Is your chicken coop portable? If not, you should entertain the ide, a. Chicken tractors are praised among small-scale farmers for more than just their mobility.
This shift in coop design can make a huge difference. Your chickens get to move and munch on weeds and bugs among other benefits, including how chicken manure works wonders for soil improvement.
Building your own chicken tractors is not that far-fetched. Once you wrap your head around the construction elements you’ll need, all that’s left to do is settle on the size.
That’s when you can stock up on material and get to work.
Read on to learn about the best tips on how to build awesome chicken tractors. You’ll save yourself hours of poring over different chicken tractor plans just to get the hang of it.
And you’ll be able to get your chicken menagerie project up and running in no time.
Construct a Chicken Tractor Frame
The frame is the base that holds all other chicken tractor elements together.
There’s a whole raft of chicken tractor designs out there, and your frame will depend on the one you choose.
You can choose from a variety of chicken tractor plans and build, including:
- A rectangular structure
- An A-frame chicken tractor
- A simple structure made of PVC pipes
Tip: Pricing is always a huge factor, so opt to use less expensive recycled materials as many chicken tractor structures often feature.
Now, here’s how to build a frame (we’re sticking to the most common rectangular wooden frame here):
- Choose the size of your frame. Plan 8 sq.ft per bird for large fowl, such as Orpingtons and Australorps. Reserve 4 sq.ft per bird for bantams and other smaller breeds.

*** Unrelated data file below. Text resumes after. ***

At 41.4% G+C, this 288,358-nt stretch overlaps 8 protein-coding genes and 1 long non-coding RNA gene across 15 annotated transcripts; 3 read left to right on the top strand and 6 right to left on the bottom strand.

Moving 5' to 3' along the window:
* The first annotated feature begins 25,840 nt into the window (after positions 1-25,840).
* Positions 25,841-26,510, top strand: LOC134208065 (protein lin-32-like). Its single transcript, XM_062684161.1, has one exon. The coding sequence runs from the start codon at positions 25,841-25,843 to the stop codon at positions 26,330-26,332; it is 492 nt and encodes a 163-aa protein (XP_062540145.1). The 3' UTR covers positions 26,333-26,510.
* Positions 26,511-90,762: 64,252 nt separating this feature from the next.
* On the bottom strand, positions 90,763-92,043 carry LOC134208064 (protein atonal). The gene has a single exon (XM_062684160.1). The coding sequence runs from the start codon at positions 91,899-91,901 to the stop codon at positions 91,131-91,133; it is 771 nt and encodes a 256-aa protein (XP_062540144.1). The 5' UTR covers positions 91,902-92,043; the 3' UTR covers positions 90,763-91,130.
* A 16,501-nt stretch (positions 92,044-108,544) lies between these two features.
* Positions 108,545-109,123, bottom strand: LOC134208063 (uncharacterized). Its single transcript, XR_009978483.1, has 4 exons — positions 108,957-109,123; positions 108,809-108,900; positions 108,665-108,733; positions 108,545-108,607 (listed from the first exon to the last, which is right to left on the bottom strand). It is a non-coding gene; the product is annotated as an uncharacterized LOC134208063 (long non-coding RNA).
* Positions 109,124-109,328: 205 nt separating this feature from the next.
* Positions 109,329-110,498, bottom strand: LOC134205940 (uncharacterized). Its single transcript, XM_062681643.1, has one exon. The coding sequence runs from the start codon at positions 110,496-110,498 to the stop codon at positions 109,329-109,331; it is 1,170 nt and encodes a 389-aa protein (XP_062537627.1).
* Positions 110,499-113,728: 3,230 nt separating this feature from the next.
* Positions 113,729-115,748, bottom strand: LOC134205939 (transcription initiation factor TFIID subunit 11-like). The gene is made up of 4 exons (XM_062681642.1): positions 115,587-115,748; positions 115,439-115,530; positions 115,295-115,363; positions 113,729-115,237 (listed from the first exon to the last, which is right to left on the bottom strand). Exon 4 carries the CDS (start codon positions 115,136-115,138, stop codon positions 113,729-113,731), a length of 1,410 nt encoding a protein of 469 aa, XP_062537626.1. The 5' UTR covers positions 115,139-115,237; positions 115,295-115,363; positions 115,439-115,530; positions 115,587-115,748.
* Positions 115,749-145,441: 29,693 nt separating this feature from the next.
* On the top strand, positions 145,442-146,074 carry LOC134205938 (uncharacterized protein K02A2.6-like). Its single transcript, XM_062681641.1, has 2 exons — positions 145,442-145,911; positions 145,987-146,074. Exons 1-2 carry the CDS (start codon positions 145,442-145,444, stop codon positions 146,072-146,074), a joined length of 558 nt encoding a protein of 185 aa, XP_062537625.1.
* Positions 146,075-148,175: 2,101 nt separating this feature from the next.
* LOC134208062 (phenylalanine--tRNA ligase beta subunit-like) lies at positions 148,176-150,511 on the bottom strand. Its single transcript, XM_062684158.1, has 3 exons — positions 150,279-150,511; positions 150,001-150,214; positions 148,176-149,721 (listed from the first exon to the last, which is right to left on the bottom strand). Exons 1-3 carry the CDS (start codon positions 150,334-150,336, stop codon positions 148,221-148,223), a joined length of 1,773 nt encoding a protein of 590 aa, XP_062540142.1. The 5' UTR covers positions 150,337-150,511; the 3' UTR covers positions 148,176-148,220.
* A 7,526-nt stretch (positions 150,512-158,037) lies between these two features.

For example, build a 4×4 feet frame if you have 4 large hens to house. Or aim for 8×10 feet structure to accommodate twice as many chickens.
- Assemble the base using the appropriate-sized lumber and decking screws.
- Make sure your tractor is lightweight as it’s a number one concern when plotting your portable chicken coops. They should be easy to move. So, go lighter, using lighter lumber or PVC. Also, opt for lumber of smaller diameter, 2×4 or 4×4 inch lumber pieces should do.
- Fix a heavy-duty rope at the front of the frame so the tractor can be easily pulled. You can also curve the base runners to reduce friction when the structure is moved.
- Build a structure that will make up the height of your chicken tractor. After you’ve decided on the nesting and run area height (more on that later) build the side frames for your chicken tractor. These should be at least 4 to 5 feet tall to add more vertical space.
- Next, add in a front frame.
- Use screws to attach the rear frame. Add vertical braces to support the nesting area and the roof once in place.
- A frame is complete only after you’ve attached roof supports. Attach braces that will hold the roof covering, typically made of tin or corrugated plastic.
Furnish the Nesting Area
Next, build a sheltered area for roosting.
This is where your birds will coop at night, hatch eggs and gather for their evening roosts. You can place it inside, on the top, or adjacent to the chicken tractor unit.
But what size should your nesting box be? This depends on your bird preference.
- For smaller bantam hens, build boxes 10 inches deep, 12 inches wide and 10 inches high.
- For hens of average sizes such as Sussex and Leghorns, build boxes 12 inches deep, wide and high.
- For larger breeds such as Jersey Giants build boxes 12 inches deep, 14 inches wide and 12 inches tall.
Your chickens won’t appreciate being cooped up in spaces that are too small, so don’t scrimp on space. A crammed coop house can encourage violent behaviors from your chickens and lead to injury.
Follow the steps below to assemble your nesting boxes:
- Use plywood. Before attaching it to the frame, use a hand saw to cut out the windows and the pophole opening. This is where you’ll fix the ramp so the birds can enter and exit the area freely.
- Position the boxes about at least 20 inches above the floor of the unit for predator protection. This will also add some extra space to the grazing area.